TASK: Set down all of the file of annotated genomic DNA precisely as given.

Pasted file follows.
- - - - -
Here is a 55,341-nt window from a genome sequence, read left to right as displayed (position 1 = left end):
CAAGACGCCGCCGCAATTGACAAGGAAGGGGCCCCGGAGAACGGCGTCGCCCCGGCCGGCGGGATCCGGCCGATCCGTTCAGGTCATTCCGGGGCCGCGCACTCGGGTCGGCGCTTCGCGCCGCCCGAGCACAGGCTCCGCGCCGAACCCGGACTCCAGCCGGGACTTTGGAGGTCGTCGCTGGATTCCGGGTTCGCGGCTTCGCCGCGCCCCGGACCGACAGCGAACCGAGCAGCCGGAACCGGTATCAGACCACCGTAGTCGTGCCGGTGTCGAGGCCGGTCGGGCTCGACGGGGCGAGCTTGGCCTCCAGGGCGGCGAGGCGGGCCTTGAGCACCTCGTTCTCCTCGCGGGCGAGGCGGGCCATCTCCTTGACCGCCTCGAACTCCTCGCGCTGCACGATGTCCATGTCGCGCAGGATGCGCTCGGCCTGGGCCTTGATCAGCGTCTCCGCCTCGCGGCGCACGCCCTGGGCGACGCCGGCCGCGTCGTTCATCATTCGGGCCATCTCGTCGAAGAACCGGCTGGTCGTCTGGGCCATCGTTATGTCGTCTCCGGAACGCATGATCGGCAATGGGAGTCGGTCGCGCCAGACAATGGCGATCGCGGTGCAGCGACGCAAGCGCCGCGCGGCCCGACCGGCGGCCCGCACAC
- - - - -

Here is a 55,341-nt window from a genome sequence, read left to right as displayed (position 1 = left end):
CAAGACGCCGCCGCAATTGACAAGGAAGGGGCCCCGGAGAACGGCGTCGCCCCGGCCGGCGGGATCCGGCCGATCCGTTCAGGTCATTCCGGGGCCGCGCACTCGGGTCGGCGCTTCGCGCCGCCCGAGCACAGGCTCCGCGCCGAACCCGGACTCCAGCCGGGACTTTGGAGGTCGTCGCTGGATTCCGGGTTCGCGGCTTCGCCGCGCCCCGGACCGACAGCGAACCGAGCAGCCGGAACCGGTATCAGACCACCGTAGTCGTGCCGGTGTCGAGGCCGGTCGGGCTCGACGGGGCGAGCTTGGCCTCCAGGGCGGCGAGGCGGGCCTTGAGCACCTCGTTCTCCTCGCGGGCGAGGCGGGCCATCTCCTTGACCGCCTCGAACTCCTCGCGCTGCACGATGTCCATGTCGCGCAGGATGCGCTCGGCCTGGGCCTTGATCAGCGTCTCCGCCTCGCGGCGCACGCCCTGGGCGACGCCGGCCGCGTCGTTCATCATTCGGGCCATCTCGTCGAAGAACCGGCTGGTCGTCTGGGCCATCGTTATGTCGTCTCCGGAACGCATGATCGGCAATGGGAGTCGGTCGCGCCAGACAATGGCGATCGCGGTGCAGCGACGCAAGCGCCGCGCGGCCCGACCGGCGGCCCGCACAC